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GENERAL INSURANCE FUNDAMENTALS

March 2011

AGENDA

Part 1 Understanding insurance basics Part 2 Industry thematics Part 3 Key drivers in an insurer insurers s financials Part 4 IAGs businesses Part 5 Capital management

PART 1 UNDERSTANDING INSURANCE BASICS

WHAT AN INSURER DOES


BASIC PRINCIPLES
The advantage of obtaining insurance is that it allows the pooling of risks and d reduces d the th probability b bilit of f one party t bearing b i the th entire ti cost t of f a loss l Insurance policies originated in 17th century London coffee houses which became the place for sharing information on agreements of pooled risks between merchants, ultimately leading to the formation of Lloyds of London In the aftermath of The Great Fire of London, Nicholas Barbon an English physician opened The Fire Office to insure Londons brick homes, and established bli h d insurance i policies li i as we know k them h today d Today, y an insurance contract is a contract in which one party y( (the insurer) ) accepts significant insurance risk from another party (the policyholder) by agreeing to compensate the policyholder if a specified uncertain future event (the insured event) adversely affects the policy holder. (AASB 4)

WHAT AN INSURER DOES


Diff Differences to t assurance and d other th financial fi i l products d t

Insurance pools the risk of uncertain future events. This is different to assurance models which pool the risk of events which will happen such as death, retirement or paying interest The actual cost of providing the general insurance product is not known at the time of selling the product The product being sold only has intangible attributes such as selling a promise to pay and the likelihood of a claim occurring The product is often a grudge purchase and a need rather than a want want

WHAT AN INSURER DOES


BASIC PRINCIPLES
SIMPLIFIED CONCEPT RISK OF A LARGE AND INFREQUENT LOSS Every year 1 in every 1,000 houses suffers a fire at a cost of $100,000. An individual risks having to finance $100,000 if it is their turn for the 1:1000 loss. A group of 1,000 householders pooling together pay only $100 each to rebuild the house each year. Even after 10 years the individual has only paid $1,000 to protect their risk of $100,000.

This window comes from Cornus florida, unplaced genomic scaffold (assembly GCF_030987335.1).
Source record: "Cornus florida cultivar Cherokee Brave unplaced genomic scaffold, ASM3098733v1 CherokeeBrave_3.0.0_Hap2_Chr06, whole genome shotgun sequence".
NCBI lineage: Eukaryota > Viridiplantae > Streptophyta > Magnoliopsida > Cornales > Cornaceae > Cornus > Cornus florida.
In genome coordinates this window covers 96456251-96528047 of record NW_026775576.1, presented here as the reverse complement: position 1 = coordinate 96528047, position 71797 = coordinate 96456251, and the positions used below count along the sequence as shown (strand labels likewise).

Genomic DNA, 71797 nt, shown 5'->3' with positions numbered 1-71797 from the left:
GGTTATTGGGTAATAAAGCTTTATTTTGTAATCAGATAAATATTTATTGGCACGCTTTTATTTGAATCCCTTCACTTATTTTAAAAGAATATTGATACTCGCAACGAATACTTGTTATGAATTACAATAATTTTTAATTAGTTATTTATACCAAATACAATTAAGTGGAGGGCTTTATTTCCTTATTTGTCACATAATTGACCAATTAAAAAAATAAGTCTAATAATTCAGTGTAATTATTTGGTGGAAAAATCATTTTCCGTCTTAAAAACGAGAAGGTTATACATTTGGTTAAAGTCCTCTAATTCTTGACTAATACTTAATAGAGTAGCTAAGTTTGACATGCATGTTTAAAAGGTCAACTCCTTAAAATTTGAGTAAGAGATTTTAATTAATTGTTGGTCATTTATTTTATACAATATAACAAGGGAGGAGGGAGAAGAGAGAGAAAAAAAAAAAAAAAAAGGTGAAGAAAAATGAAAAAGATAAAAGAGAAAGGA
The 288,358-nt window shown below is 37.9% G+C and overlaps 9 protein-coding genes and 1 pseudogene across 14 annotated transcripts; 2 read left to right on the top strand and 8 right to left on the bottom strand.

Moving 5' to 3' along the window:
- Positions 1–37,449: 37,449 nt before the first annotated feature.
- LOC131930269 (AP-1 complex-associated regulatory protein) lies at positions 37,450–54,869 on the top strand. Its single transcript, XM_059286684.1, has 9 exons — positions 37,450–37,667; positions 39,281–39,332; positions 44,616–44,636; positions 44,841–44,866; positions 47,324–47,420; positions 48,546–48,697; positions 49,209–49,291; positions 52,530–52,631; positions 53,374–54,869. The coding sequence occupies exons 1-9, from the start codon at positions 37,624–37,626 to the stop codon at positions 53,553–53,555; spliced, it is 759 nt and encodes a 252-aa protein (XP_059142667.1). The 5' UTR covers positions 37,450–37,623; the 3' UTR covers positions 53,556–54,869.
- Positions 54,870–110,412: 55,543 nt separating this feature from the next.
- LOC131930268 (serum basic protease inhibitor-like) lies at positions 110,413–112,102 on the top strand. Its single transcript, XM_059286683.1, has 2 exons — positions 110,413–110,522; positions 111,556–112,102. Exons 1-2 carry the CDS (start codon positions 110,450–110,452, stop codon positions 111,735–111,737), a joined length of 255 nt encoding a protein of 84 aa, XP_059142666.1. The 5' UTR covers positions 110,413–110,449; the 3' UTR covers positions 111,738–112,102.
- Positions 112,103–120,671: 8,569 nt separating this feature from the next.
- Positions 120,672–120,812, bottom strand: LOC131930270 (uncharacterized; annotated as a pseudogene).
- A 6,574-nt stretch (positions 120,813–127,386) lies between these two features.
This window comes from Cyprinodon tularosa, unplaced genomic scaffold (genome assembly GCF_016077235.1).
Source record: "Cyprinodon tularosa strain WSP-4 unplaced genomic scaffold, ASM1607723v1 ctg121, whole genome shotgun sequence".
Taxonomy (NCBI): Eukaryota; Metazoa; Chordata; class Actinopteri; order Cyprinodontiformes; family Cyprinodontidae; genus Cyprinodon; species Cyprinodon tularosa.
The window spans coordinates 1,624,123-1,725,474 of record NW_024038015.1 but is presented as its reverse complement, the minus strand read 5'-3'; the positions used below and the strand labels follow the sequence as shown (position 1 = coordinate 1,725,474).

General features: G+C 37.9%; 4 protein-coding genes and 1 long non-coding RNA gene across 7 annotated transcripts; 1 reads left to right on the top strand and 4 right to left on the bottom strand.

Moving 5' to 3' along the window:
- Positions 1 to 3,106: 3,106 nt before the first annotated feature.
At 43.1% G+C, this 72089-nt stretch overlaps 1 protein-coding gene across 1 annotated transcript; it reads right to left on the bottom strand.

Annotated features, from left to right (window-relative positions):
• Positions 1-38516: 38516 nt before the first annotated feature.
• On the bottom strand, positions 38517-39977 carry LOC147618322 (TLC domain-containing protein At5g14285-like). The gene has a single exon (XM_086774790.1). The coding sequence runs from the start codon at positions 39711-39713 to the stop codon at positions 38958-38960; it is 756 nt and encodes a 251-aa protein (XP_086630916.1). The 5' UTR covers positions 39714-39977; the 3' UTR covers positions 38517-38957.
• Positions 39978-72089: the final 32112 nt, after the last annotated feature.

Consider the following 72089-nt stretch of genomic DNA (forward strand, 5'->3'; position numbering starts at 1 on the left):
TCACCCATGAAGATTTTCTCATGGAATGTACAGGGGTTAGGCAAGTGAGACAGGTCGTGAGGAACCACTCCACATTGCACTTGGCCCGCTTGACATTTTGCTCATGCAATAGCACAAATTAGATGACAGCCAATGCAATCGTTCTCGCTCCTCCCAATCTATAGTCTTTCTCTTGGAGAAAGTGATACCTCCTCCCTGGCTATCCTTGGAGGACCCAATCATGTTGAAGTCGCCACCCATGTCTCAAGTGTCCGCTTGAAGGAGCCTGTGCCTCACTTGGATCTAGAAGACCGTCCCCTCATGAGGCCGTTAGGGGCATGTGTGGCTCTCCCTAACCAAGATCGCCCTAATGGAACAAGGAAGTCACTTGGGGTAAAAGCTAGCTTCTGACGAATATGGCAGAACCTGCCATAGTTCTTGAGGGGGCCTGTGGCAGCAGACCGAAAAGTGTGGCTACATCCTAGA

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WHAT AN INSURER DOES


BASIC PRINCIPLES
SIMPLIFIED CONCEPT RISK OF SMALL FREQUENT LOSSES Every year 100 in every 1,000 , houses suffers a burglary at a cost of $1,000. An individual risks having to finance $1,000 if it is their turn for the 1:10 loss. A group of 1,000 householders pooling together pay $100 each to reimburse the cost of goods stolen. Over 10 years the individual has paid $1,000.

WHAT AN INSURER DOES


PRODUCTS

SHORT TAIL Claims usually known and settled within 12 months Less complexity in managing claims Less risk in predicting final settlement Generally based around property

LONG TAIL Claims may not even be reported within 12 months Settlement can take 3-4 years Greater complexity in managing claims Higher risk in predicting final settlement Generally based around medical and legal outcomes

WHAT AN INSURER DOES


PRODUCTS
PERSONAL LINES
SHORT TAIL

COMMERCIAL

Private Motor Home, Contents Personal Effects B t Boat Caravan / Trailer Health Travel Transport Accident Consumer Credit Compulsory Third Party (statutory) Home Liability

Fleet Motor Fire, Explosion Burglary, Theft G d i Goods in T Transit it Construction Personal Accident / Travel Credit Political Risks Kidnap & Ransom Workers Compensation (statutory) Public & Products Liability Product Recall Professional Liability D & O Liability Defamation Environmental

LONG TAIL

WHAT AN INSURER DOES


UNDERWRITING
An insurer manages the pooling of risks to optimise the result (underwriting profit) not all risk attributes in the pool are the same:
SPECIFIC
Individual Risk Driver ability Driver age Gender Ethical Ethi l profile fil Moral risk Asset Risk Type of car Type of finance

SOCIO DEMOGRAPHIC
Area Average income Level of unemployment

ECONOMIC
Inflation Exchange rates Cost of parts Fuel prices L Level l of f employment

CATASTROPHIC
Hail Earthquake

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KEY STAKEHOLDERS IN INSURANCE TRANSACTIONS

Customers/ 1st Party Claimants

Employees Distributors

Government

INSURER
Reinsurers

Third Party Claimants

Claims Agents

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PART 2 INDUSTRY THEMATICS

INDUSTRY THEMATICS
GLOBAL

Global Insurance market (US$4,060bn)

Global GI market (US$1,667bn)